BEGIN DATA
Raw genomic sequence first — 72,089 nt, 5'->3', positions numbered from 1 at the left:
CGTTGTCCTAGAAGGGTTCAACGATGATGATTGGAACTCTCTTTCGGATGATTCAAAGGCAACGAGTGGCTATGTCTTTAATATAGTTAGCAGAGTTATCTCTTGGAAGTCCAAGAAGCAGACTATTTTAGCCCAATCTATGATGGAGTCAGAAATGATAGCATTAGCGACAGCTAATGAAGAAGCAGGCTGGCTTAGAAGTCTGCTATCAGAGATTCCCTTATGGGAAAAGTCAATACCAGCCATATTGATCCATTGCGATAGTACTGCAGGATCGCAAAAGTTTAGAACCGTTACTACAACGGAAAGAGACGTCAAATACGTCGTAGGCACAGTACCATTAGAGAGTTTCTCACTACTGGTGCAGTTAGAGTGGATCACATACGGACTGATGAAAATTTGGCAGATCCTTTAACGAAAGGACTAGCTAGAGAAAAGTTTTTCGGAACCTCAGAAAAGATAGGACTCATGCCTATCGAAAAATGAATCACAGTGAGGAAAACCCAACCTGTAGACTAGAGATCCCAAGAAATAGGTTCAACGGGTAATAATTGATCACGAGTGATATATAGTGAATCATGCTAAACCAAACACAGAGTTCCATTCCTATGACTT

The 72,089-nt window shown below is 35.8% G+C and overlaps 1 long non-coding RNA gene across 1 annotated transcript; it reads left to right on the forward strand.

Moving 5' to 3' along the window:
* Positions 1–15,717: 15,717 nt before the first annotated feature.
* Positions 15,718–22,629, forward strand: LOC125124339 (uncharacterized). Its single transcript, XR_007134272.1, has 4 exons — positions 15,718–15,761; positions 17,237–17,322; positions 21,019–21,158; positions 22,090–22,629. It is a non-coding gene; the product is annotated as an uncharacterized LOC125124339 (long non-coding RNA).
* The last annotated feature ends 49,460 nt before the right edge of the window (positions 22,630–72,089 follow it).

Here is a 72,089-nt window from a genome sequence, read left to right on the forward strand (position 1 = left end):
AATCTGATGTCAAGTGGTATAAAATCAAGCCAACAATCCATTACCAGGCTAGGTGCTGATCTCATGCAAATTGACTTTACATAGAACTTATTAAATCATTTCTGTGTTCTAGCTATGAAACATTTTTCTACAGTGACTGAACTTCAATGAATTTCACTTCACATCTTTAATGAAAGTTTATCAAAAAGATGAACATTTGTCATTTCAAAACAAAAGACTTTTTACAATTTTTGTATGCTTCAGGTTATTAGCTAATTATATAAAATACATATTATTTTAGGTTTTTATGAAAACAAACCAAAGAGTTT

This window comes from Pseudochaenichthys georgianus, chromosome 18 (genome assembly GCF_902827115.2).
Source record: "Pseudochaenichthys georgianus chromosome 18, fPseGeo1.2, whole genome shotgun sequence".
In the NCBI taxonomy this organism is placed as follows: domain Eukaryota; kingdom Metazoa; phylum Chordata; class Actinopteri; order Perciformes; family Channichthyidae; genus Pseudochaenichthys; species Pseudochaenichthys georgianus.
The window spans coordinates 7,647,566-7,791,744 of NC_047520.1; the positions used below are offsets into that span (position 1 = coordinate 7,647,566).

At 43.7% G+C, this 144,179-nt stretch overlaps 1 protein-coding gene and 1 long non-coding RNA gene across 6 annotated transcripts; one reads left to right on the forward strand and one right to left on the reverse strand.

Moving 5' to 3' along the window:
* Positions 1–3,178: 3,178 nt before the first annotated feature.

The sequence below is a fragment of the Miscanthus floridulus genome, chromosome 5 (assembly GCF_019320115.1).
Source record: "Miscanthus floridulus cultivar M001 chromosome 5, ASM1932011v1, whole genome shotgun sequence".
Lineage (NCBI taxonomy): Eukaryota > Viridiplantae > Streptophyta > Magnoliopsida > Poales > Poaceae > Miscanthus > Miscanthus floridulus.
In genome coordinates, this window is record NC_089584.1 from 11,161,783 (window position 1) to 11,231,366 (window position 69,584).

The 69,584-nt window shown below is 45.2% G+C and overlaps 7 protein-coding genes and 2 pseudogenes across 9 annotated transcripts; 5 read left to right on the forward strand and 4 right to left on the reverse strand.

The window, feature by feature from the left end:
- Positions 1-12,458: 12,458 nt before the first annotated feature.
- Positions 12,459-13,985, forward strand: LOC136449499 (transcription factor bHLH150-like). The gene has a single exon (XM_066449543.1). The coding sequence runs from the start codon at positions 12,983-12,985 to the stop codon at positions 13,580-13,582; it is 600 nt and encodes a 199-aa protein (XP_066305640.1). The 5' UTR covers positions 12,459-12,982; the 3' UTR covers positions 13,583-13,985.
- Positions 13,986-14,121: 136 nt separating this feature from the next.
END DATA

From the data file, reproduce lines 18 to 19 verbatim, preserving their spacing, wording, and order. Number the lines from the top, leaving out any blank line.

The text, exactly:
Source record: "Miscanthus floridulus cultivar M001 chromosome 5, ASM1932011v1, whole genome shotgun sequence".
Lineage (NCBI taxonomy): Eukaryota > Viridiplantae > Streptophyta > Magnoliopsida > Poales > Poaceae > Miscanthus > Miscanthus floridulus.